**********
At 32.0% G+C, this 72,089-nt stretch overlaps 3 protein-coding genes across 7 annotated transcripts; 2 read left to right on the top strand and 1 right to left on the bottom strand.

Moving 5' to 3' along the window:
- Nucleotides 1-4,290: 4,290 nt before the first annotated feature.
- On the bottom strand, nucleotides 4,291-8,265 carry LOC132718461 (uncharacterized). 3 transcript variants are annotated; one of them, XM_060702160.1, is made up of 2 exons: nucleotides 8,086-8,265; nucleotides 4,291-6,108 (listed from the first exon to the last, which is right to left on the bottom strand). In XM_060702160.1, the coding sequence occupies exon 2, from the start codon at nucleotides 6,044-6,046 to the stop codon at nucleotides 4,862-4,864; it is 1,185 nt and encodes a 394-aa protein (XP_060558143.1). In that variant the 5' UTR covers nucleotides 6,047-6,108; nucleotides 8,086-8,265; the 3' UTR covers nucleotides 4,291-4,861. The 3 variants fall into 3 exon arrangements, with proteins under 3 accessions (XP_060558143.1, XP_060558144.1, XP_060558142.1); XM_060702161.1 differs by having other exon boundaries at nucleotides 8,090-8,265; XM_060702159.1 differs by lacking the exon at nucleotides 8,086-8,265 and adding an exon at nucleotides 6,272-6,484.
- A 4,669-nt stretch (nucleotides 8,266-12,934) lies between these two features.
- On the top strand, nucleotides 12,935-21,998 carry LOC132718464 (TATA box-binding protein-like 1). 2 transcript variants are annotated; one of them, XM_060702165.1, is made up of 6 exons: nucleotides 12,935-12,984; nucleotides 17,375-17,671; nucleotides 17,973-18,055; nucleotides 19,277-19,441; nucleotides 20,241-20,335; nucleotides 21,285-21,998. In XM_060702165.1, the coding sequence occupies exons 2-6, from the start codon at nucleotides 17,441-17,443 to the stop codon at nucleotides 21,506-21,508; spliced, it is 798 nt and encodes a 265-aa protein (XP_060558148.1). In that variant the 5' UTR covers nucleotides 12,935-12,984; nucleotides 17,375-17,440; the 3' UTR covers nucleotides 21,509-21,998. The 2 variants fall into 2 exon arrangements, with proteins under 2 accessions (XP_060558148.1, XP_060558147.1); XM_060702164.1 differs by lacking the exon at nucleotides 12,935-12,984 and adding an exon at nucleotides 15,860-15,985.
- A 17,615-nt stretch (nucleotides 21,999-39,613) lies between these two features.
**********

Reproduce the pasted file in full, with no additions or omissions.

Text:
At 32.0% G+C, this 72,089-nt stretch overlaps 3 protein-coding genes across 7 annotated transcripts; 2 read left to right on the top strand and 1 right to left on the bottom strand.

Moving 5' to 3' along the window:
- Nucleotides 1-4,290: 4,290 nt before the first annotated feature.
- On the bottom strand, nucleotides 4,291-8,265 carry LOC132718461 (uncharacterized). 3 transcript variants are annotated; one of them, XM_060702160.1, is made up of 2 exons: nucleotides 8,086-8,265; nucleotides 4,291-6,108 (listed from the first exon to the last, which is right to left on the bottom strand). In XM_060702160.1, the coding sequence occupies exon 2, from the start codon at nucleotides 6,044-6,046 to the stop codon at nucleotides 4,862-4,864; it is 1,185 nt and encodes a 394-aa protein (XP_060558143.1). In that variant the 5' UTR covers nucleotides 6,047-6,108; nucleotides 8,086-8,265; the 3' UTR covers nucleotides 4,291-4,861. The 3 variants fall into 3 exon arrangements, with proteins under 3 accessions (XP_060558143.1, XP_060558144.1, XP_060558142.1); XM_060702161.1 differs by having other exon boundaries at nucleotides 8,090-8,265; XM_060702159.1 differs by lacking the exon at nucleotides 8,086-8,265 and adding an exon at nucleotides 6,272-6,484.
- A 4,669-nt stretch (nucleotides 8,266-12,934) lies between these two features.
- On the top strand, nucleotides 12,935-21,998 carry LOC132718464 (TATA box-binding protein-like 1). 2 transcript variants are annotated; one of them, XM_060702165.1, is made up of 6 exons: nucleotides 12,935-12,984; nucleotides 17,375-17,671; nucleotides 17,973-18,055; nucleotides 19,277-19,441; nucleotides 20,241-20,335; nucleotides 21,285-21,998. In XM_060702165.1, the coding sequence occupies exons 2-6, from the start codon at nucleotides 17,441-17,443 to the stop codon at nucleotides 21,506-21,508; spliced, it is 798 nt and encodes a 265-aa protein (XP_060558148.1). In that variant the 5' UTR covers nucleotides 12,935-12,984; nucleotides 17,375-17,440; the 3' UTR covers nucleotides 21,509-21,998. The 2 variants fall into 2 exon arrangements, with proteins under 2 accessions (XP_060558148.1, XP_060558147.1); XM_060702164.1 differs by lacking the exon at nucleotides 12,935-12,984 and adding an exon at nucleotides 15,860-15,985.
- A 17,615-nt stretch (nucleotides 21,999-39,613) lies between these two features.